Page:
Source: (2004) Corrections Today Magazine. 66(5): 132-133, to 140.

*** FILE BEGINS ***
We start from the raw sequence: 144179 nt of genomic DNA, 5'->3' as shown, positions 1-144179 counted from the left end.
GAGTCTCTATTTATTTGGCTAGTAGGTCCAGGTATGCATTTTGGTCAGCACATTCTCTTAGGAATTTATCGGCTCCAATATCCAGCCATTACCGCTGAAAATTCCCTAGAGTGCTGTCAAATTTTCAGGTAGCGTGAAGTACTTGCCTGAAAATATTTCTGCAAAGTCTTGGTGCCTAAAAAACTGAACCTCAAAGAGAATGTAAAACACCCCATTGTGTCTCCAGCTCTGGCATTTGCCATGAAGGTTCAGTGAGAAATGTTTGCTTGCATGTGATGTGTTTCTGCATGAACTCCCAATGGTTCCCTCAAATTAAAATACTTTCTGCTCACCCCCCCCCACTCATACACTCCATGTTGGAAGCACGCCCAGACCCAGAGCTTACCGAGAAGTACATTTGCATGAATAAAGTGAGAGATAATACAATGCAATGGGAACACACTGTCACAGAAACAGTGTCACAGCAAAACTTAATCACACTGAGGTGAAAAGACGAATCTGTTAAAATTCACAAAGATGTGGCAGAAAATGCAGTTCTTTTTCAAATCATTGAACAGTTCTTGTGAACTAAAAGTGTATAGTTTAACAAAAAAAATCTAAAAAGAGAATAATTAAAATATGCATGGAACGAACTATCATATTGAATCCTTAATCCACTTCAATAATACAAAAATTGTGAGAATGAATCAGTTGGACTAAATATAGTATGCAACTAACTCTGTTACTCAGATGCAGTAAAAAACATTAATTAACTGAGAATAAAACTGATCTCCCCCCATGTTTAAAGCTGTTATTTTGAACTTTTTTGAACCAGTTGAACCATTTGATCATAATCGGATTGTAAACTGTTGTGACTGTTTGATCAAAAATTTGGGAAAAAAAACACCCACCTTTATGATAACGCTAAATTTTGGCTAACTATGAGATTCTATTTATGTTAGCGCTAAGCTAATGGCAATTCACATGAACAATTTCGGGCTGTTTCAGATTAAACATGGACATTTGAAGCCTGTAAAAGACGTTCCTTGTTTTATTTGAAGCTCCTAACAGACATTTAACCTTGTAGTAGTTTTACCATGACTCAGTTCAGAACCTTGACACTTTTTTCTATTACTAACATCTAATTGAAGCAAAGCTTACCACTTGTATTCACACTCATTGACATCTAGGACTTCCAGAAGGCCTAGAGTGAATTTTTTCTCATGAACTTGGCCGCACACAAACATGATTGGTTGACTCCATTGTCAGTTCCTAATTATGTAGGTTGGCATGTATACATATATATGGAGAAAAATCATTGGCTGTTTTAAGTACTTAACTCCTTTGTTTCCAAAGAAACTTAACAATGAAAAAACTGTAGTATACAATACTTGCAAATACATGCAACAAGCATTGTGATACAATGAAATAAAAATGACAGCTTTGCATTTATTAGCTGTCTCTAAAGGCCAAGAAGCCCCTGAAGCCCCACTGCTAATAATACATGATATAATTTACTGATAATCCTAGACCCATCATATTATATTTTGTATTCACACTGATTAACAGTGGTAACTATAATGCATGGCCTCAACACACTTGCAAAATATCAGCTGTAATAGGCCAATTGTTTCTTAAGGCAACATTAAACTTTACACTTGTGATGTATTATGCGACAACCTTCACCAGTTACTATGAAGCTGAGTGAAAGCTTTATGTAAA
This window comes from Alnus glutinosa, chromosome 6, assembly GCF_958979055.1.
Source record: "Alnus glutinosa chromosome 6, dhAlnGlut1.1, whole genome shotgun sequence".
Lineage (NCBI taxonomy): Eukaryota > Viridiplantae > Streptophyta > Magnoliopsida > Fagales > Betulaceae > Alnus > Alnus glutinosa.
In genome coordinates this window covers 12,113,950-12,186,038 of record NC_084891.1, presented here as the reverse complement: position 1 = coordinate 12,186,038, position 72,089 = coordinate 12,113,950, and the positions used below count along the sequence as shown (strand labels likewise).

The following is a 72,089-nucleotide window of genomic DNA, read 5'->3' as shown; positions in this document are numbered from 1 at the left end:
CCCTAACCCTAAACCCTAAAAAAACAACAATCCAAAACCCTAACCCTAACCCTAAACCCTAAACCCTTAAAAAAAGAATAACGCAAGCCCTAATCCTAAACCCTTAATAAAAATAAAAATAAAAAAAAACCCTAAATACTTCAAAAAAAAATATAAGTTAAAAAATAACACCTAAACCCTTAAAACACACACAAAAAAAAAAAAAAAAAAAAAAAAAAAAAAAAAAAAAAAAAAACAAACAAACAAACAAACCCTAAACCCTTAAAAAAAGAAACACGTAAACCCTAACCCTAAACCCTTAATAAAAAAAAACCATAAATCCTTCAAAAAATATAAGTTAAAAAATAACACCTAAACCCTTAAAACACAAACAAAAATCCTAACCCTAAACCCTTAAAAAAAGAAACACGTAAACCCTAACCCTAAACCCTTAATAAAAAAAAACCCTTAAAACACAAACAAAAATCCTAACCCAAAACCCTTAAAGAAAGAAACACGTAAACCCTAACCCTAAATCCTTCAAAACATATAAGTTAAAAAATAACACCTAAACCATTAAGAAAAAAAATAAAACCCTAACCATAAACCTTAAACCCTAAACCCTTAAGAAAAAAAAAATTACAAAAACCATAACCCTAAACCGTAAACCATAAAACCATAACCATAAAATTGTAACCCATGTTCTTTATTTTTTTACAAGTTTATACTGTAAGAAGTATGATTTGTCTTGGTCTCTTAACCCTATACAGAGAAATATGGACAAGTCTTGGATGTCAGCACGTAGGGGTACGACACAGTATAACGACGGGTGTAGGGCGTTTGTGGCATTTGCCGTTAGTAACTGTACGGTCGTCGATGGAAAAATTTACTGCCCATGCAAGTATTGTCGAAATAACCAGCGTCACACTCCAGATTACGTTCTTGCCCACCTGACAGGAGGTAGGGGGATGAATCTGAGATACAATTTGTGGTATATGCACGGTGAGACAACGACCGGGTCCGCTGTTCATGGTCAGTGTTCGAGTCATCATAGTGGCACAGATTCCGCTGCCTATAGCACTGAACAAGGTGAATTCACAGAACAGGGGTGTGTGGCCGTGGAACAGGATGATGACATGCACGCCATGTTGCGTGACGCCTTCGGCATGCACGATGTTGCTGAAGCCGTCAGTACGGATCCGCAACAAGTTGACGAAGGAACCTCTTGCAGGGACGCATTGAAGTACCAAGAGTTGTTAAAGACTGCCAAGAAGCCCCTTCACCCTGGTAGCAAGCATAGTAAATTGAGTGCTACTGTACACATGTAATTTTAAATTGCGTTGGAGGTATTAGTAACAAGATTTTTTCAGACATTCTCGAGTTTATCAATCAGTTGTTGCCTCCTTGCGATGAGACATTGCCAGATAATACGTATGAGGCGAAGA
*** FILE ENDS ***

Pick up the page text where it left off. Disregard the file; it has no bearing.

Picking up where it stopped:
Public concern over the release of sex offenders into the community with no supervision requirements led a small church to form a CoSA group to assist the offender and to assure the public safety. While most CoSA groups in Canada are faith-based groups, there is no requirement that the groups be faith-based. The CoSA program works by accepting high-risk sex offenders newly released from prison into the group at the core member. The CoSA groups, including offenders, meet regularly for 2 to 3 hours; there are also daily check-in responsibilities that allow the offender immediate access to two or three group members when the offender needs support. Informal support is offered through telephone calls and activities such as shopping trips. CoSA members are volunteers who are trained and have usually committed themselves to the program for at least 1 year. Decisions within the CoSA group are made by consensus and, upon release from prison the offender agrees to abide by all the conditions set out by the CoSA group. Evidence and testimonials are offered that illustrate the effectiveness of CoSA groups in Canada. CoSA groups are reshaping how corrections is viewed in Canada and the practical support offered to high-risk sex offenders is viewed as necessary for both the public safety and the successful transition of the offender back into the community. Over the next 10 years it will be important to build a base of evidence showing how CoSA groups contribute to the overall well-being of the community and newly released offenders. Abstract courtesy of National Criminal Justice Reference Service, www.ncjrs.org.